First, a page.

In No. 85-2191, respondent appeals from the issuance of a writ of habeas corpus in the District Court for the Southern District of New York (Charles L. Brieant, Judge). We grant petitioner's motion to confirm the district court's appointment of counsel on appeal. In No. 85-2201, petitioner seeks in the alternative a certificate of probable cause to cross-appeal from the rejection by the district court of two additional arguments for granting of the writ or, alternatively, to bring a cross-appeal without such a certificate. The motion for a certificate of probable cause is denied, and the cross-appeal is dismissed.
Before OAKES, WINTER and PRATT, Circuit Judges.
Michael Roman obtained a writ of habeas corpus from Judge Brieant on the basis of alleged constitutional violations in the prosecutor's use of peremptory challenges. In Docket No. 85-2191, the state appeals from the issuance of the writ and the order of a new trial. Roman has moved for confirmation of the district court's appointment of counsel on appeal, and we grant that motion.
In Docket No. 85-2201, Roman seeks a certificate of probable cause in order to cross-appeal from the district court's rejection of two other claims he made in that court. Alternatively, he seeks to cross-appeal without such a certificate. We have examined the claims rejected by the district court - an alleged unconstitutional use of a challenge for cause and ineffective assistant of counsel - and have concluded they are meritless. Therefore, Roman is not entitled to a certificate of probable cause, and we must address the question whether he may cross-appeal without such a certificate.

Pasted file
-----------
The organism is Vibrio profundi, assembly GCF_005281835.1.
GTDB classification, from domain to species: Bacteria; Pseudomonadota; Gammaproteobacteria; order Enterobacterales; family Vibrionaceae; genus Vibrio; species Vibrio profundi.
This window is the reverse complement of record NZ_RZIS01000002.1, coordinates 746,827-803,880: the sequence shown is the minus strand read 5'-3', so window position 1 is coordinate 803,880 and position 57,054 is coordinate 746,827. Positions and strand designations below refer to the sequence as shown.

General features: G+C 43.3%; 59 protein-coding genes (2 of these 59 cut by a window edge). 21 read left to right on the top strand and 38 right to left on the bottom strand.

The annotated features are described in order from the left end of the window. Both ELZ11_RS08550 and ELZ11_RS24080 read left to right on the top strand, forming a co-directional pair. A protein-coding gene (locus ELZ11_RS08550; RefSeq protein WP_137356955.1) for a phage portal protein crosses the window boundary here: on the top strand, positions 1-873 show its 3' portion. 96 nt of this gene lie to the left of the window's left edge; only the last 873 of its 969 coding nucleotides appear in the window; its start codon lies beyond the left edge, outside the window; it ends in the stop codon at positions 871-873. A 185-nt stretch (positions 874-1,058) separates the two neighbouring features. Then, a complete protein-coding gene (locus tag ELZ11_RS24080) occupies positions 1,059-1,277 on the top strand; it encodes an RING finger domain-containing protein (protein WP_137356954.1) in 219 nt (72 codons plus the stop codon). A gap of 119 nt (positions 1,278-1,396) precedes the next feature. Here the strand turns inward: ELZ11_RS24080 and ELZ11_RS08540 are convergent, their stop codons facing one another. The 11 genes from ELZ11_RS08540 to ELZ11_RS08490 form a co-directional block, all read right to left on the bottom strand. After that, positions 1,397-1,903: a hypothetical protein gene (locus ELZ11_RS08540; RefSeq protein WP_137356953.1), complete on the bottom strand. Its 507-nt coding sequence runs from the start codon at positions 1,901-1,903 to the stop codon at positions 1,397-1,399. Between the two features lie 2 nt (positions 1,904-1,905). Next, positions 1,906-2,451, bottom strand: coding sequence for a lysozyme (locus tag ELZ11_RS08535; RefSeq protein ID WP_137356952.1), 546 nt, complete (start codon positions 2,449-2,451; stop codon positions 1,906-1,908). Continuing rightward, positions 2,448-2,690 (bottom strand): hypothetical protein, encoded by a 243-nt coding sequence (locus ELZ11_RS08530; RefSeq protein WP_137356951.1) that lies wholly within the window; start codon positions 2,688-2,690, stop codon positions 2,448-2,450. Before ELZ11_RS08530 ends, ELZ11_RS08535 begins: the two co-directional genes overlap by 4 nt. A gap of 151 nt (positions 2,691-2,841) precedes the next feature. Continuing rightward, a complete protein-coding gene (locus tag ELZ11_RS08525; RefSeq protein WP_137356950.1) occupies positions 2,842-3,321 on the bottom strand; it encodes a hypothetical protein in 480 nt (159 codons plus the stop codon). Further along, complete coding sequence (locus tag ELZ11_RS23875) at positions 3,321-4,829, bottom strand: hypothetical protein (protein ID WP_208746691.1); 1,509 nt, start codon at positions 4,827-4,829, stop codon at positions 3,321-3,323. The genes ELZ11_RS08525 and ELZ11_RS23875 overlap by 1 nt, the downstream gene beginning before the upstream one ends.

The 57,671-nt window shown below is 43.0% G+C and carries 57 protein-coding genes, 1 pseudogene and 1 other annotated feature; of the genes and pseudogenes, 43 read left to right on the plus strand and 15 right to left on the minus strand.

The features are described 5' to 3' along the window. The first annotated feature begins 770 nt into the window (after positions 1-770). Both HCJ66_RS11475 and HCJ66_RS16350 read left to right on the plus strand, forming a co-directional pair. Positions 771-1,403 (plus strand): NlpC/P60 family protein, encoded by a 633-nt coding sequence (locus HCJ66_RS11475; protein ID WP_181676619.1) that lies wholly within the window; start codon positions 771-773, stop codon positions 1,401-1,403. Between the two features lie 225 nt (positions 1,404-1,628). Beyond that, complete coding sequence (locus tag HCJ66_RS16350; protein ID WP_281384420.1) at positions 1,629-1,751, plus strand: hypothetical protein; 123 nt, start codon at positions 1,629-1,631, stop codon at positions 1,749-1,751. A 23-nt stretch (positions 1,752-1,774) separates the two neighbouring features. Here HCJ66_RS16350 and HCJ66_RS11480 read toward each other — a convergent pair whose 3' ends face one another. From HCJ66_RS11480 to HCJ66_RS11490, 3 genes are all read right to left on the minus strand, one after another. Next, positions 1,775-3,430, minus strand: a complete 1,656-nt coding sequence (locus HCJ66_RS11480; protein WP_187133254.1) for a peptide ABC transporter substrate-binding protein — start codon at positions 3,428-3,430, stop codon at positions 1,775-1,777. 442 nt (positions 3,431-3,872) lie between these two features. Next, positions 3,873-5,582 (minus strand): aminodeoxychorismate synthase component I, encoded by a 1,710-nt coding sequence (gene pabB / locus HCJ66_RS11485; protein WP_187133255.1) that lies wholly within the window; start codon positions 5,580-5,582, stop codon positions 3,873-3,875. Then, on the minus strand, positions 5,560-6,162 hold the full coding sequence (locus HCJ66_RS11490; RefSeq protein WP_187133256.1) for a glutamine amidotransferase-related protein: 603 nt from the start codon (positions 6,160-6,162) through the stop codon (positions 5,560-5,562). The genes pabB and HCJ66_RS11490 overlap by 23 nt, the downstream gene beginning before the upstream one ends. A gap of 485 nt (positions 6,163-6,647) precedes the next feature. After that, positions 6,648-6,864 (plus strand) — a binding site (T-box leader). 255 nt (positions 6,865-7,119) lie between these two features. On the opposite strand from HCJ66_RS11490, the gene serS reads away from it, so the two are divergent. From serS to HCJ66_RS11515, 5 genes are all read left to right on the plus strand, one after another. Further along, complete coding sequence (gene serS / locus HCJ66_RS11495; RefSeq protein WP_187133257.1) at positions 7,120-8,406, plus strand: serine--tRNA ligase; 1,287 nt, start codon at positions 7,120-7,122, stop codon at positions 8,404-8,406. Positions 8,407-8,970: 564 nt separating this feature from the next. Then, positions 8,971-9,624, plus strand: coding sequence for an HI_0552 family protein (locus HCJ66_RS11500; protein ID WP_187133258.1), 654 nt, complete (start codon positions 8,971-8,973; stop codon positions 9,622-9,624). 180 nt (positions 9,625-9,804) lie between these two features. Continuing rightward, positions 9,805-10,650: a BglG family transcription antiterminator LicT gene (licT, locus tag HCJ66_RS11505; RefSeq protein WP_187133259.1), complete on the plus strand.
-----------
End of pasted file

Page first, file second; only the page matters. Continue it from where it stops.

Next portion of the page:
We have previously held that we have the power to limit a certificate of probable cause to one or more specified issues when a state prisoner appeals from the denial of a writ of habeas corpus. Vicaretti v. Henderson, 645 F.2d 100 (2d Cir. 1980), cert. denied, 454 U.S. 868, 70 L. Ed. 2d 171, 102 S. Ct. 334 (1981). We have not previously addressed the issue posed in this case, namely, whether, after the state has appealed from a decision granting the writ on specified grounds, the prisoner may cross-appeal from the denial by the district court of other claims as a matter of right or whether a certificate of probable cause is required.
We believe the instant case is controlled by the rationale adopted in Vicaretti. Had Roman lost on all his claims, he would have had to have sought a certificate of probable cause to appeal any of them. Even if that were granted, moreover, it might validly be limited to one of his many claims. We see no reason why his success in the district court on one claim alters the procedure for appealing from his loss on the remaining claims. As we noted in Vicaretti, the use of a limited certificate of probable cause "involves a court's sensible attempt to focus the attention of the litigants on the issues that merit review under the relevant standard." 645 F.2d at 102. Precisely the same considerations apply when, after the writ of habeas corpus has been granted on one ground, the petitioner seeks to cross-appeal from the dismissal of other grounds asserted in the district court. Requiring a certificate of probable cause in those circumstances also focuses the attention of litigants and the court on potentially meritorious issues, while avoiding the waste of judicial resources in a futile review of clearly meritless claims. We thus find no relevant difference between this case and Vicaretti.
We decline to issue a certificate of probable cause and dismiss the cross-appeal.